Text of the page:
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Weight Management’s New Bite

Eat Better Not Less

Eat less and exercise more isn't the answer to weight loss

By John Salak –   

A century of weight management wisdom maintains that overeating is the primary cause of weight gain, especially when coupled with today’s increasingly sedentary lifestyle. Tough to argue with this “energy balance” since the Centers for Disease Control and Prevention (CDC) shows that more than 40 percent of American adults flirt with obesity, which brings with it the risk of heart disease, stroke, type 2 diabetes and even certain types of cancer.  

But the authors of a new study are challenging conventional wisdom. They argue that even though public health officials have pleaded with people for decades to eat less and exercise more, the rise of obesity and related diseases had still risen steadily. Hence, maybe there is something wrong, a flaw, in the eat-less, exercise more manifesto.Plant-based protein meat substitute  

These researchers maintain that a different weight management approach using the carbohydrate-insulin model is a better way to understand and combat obesity. Affectively, they report that all calories are not alike. Some foods, in fact, generate hormonal responses that fundamentally change a person’s metabolism, driving fat storage, weight gain and obesity. 

The carbohydrate-insulin model these researchers support claims the current obesity epidemic is driven by modern dietary patterns that result in people eating foods with a high glycemic load that holds processed, rapidly digestible carbohydrates. These carbohydrates cause the body to increase insulin secretion while suppressing glucagon secretion. This leads fat cells to store more calories, which leaves fewer calories around to fuel muscles and other metabolically active tissues. 

The debilitating chain reaction doesn’t end there. With fewer calories around to fuel necessary functions, the brain thinks the body isn’t getting enough energy, which then sets up feelings of hunger. To make matters worse, an individual’s metabolism may then shift to conserve fuel. This means people may continue to feel hungry even as they gain fat. 

If the researchers are correct, weight management and obesity treatment could be in for a radical shift. Instead of urging people to munch less, which has a lousy track record for shedding pounds, this new model would focus more on what they eat, according to Dr. David Ludwig, the study’s lead author.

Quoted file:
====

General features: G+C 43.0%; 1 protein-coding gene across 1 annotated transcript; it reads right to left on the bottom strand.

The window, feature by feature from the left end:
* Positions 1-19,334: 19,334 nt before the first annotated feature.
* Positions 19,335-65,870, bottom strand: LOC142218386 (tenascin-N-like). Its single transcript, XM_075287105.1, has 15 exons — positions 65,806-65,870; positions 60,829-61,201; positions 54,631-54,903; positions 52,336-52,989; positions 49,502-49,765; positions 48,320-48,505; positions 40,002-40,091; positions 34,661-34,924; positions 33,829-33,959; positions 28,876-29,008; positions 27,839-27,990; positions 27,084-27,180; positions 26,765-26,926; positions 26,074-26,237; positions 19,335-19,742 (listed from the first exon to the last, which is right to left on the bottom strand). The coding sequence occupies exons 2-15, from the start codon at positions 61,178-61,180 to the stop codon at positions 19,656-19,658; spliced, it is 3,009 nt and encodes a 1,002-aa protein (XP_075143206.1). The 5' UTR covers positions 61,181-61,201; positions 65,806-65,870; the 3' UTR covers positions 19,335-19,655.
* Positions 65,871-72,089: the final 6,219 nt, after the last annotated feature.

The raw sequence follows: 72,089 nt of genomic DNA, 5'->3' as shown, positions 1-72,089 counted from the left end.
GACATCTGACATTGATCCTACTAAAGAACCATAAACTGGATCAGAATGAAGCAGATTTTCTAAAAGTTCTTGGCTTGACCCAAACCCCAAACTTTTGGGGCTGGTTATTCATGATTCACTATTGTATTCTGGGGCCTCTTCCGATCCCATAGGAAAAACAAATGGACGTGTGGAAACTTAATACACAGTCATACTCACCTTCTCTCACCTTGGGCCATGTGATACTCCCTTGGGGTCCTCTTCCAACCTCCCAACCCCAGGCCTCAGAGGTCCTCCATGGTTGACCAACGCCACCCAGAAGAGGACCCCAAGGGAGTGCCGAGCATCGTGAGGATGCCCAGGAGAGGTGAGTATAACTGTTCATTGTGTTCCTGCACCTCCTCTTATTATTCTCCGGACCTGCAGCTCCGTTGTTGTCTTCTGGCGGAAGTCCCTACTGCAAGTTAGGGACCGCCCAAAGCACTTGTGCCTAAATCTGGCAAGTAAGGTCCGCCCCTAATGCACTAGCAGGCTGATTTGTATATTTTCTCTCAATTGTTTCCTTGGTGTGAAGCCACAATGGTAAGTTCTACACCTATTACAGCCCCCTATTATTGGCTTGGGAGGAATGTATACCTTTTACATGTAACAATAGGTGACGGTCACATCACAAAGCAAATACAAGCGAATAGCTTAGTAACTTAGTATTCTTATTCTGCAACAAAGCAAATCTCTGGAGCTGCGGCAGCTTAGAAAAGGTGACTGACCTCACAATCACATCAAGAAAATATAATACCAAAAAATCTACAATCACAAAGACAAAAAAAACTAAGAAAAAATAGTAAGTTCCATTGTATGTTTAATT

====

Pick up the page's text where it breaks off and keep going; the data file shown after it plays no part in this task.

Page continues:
“Reducing consumption of the rapidly digestible carbohydrates that flooded the food supply during the low-fat diet era lessens the underlying drive to store body fat,” he explained. “As a result, people may lose weight with less hunger and struggle.” 

Admittedly, the researchers’ work isn’t finished as they acknowledged conclusive tests need to be conducted using both models. But they are confident their work to date can help reshape weight management.  

Ludwig’s team wasn’t the only group to release significant work on obesity. Scientists from McMaster University in Canada reported recently that chlorpyrifos, a commonly used pesticide, also may be helping to advance the global obesity epidemic.   

While the pesticide is banned on foods in Canada, it is widely used on fruits and vegetables in other parts of the world and the McMaster research team found that it slowed down the ability of mice to burn calories in brown fat, causing them to gain weight and become obese.  

If this process, known as diet-induced thermogenesis, holds true for people, it could help explain the rising levels of obesity worldwide. 

“Lifestyle changes around diet and exercise rarely lead to sustained weight loss. We think part of the problem may be this intrinsic dialing back of the metabolic furnace by chlorpyrifos,” said Gregory Steinberg, professor of medicine and co-director of the Centre for Metabolism, Obesity, and Diabetes Research at McMaster. 

He added that chlorpyrifos would only need to inhibit energy use in brown fat by 40 calories every day to trigger obesity in adults through an extra five pounds of weight gain every year. 

The research team added that even in countries that ban the use of chlorpyrifos on foods grown domestically, it is likely to be on some imported foods. As a result, it recommended washing imported fruits and vegetables thoroughly.   

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